Eventually, I was allowed to wear make up. By that time I’d learned that red lipstick did not make a girl a slut. I’d found it wasn’t necessarily the way they dressed either. It was evident in what they did. Not even what we SAW them do but what we HEARD they did. I was told a reputation was something a girl must strive to protect. Still, I wanted to wear red lipstick. And still, I knew I’d better not touch it.

I experimented with lip liners, but felt the look was drawn and forced, fake. I spent my life juggling shades of pinks like fuschia, melon, and frosted rose. I even dared to buy cheeries jubilee but never ventured in public with it on my lips. It was close to red but in a pink hue. I once bought a red lipstick, still more coral than blood red. I wore it once. I even had on a tiny black dress, though I had no boobs to burst out of my dress. Nor could I walk in heels over two inches high. I asked the hubby what he thought, and he said I looked pretty. Then I asked what he thought of my lipstick. He scrunched both his eyes and mouth and said the only words I needed to hear in order for me to wash it off, “I don’t like it.”

Every time I try on lipstick I still feel my mother looking over my shoulder. It seems I’ve stayed mostly with her shades, going maybe a bit more scarlet with raisin berry and then paler and browner with silver sands and mocha freeze. The hubby never commented on any of them. For some reason I never found comfort in the reds.

Once I did veer from my normal shade to something a bit deeper. Hubby didn’t say anything, but the elderly usher at church smiled and commented, “you changed your shade of lipstick.” He didn’t say it was a good or a bad thing. He simply made an observation. I went home and threw it out.

53 thoughts on “A Deeper Shade Of Blood

  1. Funny for my mom it was blue eye shadow. Prostitutes wore BLUE eyeshadow.

    I wear whatever color – both lip stick and shadow – (I don’t often wear shadow any longer) matches what I am wearing. Red clothes get red lipstick. I don’t wear blood red clothes so my lipstick/gloss is just red. If I am wearing pink, I have pink glosses or lipstick to coordinate. Blues have coordinating purple-ish tones of gloss or lipstick. Oranges, well, I have an orange-ish gloss.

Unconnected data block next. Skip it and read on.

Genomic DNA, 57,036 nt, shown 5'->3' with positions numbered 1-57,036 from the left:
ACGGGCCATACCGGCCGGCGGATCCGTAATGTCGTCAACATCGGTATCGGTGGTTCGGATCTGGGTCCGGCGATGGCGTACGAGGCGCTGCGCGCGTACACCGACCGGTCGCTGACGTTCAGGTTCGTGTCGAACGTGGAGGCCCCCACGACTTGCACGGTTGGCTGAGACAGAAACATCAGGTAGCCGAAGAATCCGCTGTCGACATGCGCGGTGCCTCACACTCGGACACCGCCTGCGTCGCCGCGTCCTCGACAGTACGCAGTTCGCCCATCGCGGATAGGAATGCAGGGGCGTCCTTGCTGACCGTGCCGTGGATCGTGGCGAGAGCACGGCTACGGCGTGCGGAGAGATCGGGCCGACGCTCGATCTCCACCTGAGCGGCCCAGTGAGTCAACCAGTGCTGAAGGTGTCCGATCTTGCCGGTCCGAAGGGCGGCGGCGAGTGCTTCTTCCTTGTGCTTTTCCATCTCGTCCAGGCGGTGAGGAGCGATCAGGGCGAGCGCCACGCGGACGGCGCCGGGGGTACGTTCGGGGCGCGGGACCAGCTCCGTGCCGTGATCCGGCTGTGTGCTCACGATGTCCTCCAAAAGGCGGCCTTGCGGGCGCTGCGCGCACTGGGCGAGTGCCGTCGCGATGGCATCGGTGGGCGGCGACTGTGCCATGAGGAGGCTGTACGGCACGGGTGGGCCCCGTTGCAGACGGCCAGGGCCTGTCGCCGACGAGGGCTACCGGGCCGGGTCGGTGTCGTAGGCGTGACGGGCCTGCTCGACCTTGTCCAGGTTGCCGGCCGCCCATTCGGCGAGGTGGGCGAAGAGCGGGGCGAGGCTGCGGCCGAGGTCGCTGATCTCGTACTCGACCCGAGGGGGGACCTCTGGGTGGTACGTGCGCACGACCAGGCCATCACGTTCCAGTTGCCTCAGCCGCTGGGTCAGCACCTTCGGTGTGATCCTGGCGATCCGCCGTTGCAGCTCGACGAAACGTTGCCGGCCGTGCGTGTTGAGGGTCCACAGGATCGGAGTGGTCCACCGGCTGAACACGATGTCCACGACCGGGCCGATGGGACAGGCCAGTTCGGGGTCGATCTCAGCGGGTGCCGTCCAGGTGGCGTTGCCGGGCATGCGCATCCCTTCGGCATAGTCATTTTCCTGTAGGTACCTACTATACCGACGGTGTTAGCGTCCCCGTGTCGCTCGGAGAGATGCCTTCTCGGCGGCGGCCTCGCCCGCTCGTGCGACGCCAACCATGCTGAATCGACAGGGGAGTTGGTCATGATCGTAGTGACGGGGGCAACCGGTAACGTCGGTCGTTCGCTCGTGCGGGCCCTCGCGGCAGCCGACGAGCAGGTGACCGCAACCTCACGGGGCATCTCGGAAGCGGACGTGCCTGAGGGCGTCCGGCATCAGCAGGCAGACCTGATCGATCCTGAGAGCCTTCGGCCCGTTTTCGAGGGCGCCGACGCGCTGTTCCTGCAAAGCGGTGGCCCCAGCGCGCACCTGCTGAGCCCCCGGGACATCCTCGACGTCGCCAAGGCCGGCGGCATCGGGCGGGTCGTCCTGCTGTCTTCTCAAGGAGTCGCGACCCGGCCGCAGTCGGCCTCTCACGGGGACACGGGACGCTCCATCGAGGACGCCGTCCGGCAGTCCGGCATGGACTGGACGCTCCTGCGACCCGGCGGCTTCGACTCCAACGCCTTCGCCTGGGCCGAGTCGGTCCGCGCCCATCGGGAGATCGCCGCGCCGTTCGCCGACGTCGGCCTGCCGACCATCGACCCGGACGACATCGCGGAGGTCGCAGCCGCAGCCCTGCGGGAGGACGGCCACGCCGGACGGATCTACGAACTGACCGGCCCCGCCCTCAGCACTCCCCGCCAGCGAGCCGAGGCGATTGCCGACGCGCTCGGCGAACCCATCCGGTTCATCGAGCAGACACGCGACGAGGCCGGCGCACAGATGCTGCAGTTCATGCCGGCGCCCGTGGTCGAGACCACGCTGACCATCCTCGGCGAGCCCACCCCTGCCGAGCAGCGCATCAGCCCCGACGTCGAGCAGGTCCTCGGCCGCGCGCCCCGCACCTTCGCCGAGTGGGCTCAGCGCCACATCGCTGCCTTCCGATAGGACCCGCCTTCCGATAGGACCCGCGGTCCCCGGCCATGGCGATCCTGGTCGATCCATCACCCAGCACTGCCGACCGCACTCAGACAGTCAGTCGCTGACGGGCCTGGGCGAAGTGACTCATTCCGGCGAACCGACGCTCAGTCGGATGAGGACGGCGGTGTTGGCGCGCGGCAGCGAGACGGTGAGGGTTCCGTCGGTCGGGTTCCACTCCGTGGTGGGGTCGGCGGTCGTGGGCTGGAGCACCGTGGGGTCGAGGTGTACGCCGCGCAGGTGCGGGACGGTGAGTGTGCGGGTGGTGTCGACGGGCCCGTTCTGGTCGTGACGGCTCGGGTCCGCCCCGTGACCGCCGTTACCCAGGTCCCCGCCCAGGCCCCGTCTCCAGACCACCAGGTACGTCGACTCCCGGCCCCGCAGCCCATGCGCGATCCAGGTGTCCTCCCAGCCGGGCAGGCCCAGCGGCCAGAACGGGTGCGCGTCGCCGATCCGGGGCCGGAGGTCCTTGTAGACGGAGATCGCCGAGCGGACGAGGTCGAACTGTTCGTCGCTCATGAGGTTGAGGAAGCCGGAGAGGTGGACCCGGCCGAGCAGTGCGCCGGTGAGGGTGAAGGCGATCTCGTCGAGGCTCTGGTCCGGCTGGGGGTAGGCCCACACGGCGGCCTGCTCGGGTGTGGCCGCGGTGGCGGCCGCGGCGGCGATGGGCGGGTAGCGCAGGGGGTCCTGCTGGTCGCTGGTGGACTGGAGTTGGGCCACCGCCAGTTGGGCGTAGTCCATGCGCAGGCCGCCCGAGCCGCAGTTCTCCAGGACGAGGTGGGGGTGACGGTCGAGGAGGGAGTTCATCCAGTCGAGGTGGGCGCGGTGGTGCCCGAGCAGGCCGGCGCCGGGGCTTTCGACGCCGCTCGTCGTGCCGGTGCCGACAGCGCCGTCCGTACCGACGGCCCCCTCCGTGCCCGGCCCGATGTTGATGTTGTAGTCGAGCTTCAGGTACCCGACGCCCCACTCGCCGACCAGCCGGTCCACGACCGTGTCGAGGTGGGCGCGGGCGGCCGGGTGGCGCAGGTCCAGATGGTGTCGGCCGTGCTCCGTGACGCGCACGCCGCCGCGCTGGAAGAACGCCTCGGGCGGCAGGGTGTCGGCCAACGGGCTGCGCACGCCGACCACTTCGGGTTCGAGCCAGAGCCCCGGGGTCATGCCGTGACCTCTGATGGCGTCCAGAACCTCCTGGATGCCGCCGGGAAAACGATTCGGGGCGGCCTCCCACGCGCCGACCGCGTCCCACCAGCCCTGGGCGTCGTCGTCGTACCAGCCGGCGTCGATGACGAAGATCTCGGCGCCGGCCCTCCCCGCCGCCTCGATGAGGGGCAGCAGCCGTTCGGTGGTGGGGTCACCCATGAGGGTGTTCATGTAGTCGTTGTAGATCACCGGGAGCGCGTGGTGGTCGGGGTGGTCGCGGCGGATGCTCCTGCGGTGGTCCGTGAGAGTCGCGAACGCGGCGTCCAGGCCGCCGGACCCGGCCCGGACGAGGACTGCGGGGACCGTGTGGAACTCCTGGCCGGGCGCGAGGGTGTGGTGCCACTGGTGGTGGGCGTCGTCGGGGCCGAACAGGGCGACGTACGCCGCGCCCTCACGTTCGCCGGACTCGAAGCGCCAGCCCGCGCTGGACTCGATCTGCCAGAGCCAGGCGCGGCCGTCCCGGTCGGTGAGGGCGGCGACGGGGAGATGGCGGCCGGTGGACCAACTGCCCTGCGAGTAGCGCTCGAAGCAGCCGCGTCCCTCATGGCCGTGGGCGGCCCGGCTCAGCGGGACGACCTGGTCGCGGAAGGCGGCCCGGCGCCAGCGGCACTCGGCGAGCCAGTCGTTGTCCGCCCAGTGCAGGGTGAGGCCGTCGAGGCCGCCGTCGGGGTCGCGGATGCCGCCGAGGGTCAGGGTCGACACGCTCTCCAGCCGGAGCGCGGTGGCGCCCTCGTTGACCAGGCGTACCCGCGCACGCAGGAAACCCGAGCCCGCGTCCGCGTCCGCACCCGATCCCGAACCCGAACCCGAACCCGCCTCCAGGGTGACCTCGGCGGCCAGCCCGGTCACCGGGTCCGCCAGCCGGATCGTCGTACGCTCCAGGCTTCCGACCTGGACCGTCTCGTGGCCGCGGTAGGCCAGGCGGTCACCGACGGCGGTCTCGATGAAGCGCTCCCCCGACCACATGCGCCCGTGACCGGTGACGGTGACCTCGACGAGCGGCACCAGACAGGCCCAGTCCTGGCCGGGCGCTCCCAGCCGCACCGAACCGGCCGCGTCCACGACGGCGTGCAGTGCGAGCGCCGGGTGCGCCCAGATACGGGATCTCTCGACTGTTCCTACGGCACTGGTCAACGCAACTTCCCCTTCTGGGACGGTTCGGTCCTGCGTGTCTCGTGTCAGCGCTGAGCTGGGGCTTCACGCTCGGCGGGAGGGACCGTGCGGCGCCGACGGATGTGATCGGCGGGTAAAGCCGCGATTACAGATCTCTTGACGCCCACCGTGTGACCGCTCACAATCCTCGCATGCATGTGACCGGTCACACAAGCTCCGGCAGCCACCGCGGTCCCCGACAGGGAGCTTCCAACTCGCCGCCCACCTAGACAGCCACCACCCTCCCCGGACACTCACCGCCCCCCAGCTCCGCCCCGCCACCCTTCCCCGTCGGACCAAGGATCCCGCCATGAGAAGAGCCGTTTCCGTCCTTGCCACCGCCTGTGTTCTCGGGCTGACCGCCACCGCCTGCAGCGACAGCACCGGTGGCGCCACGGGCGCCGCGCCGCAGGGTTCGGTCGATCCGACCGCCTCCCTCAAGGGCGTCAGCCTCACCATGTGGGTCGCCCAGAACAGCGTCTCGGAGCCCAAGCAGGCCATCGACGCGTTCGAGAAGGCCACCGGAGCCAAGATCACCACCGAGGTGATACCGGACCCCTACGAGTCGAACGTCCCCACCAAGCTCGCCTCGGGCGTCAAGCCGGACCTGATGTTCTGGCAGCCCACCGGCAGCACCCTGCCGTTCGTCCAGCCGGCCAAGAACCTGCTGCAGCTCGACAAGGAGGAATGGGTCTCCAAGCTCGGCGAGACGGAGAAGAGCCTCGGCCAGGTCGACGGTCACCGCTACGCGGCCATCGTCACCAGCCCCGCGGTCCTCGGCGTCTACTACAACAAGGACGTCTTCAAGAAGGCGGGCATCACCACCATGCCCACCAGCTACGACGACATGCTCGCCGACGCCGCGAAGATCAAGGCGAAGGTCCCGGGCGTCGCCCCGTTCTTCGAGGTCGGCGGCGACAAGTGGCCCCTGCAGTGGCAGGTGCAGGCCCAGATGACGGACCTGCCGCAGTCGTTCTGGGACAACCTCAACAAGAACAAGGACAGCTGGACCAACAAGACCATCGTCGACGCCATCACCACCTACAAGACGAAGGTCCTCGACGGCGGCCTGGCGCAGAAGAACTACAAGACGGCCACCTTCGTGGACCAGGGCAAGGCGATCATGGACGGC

I say wear what makes you feel good. If red isn’t your thing buy a shade that is but with a sassy name. Then you can just smile when you have it on and you think of the sassy name. It can be your “red” without being red.

    And of course the thing that looks the best on EVERYBODY’S lips — a smile!

    Have a fabulous day!

  2. The more subtle shades appeal to me from the male perspective. Because I am a Miami person, the natural no make up (or just a touch) look is also appealing. Red? I never thought slut. I thought “Who taught her? The clowns at the circus?

    • Ha! Don’t wear much make up. However, I do slap a bit on before going out in public because I feel like I look better with it. Hubby likes me just the way I am, so I guess I’m lucky there!

  3. I brought a bright red lipstick when I had blonde hair and you always get attention when you wear it because it really draws attention to your lips. I prefer to draw attention to my eyes but if I went to a black tie event would consider wearing it as a “special occasion”. You should wear the colour that gives you confidence!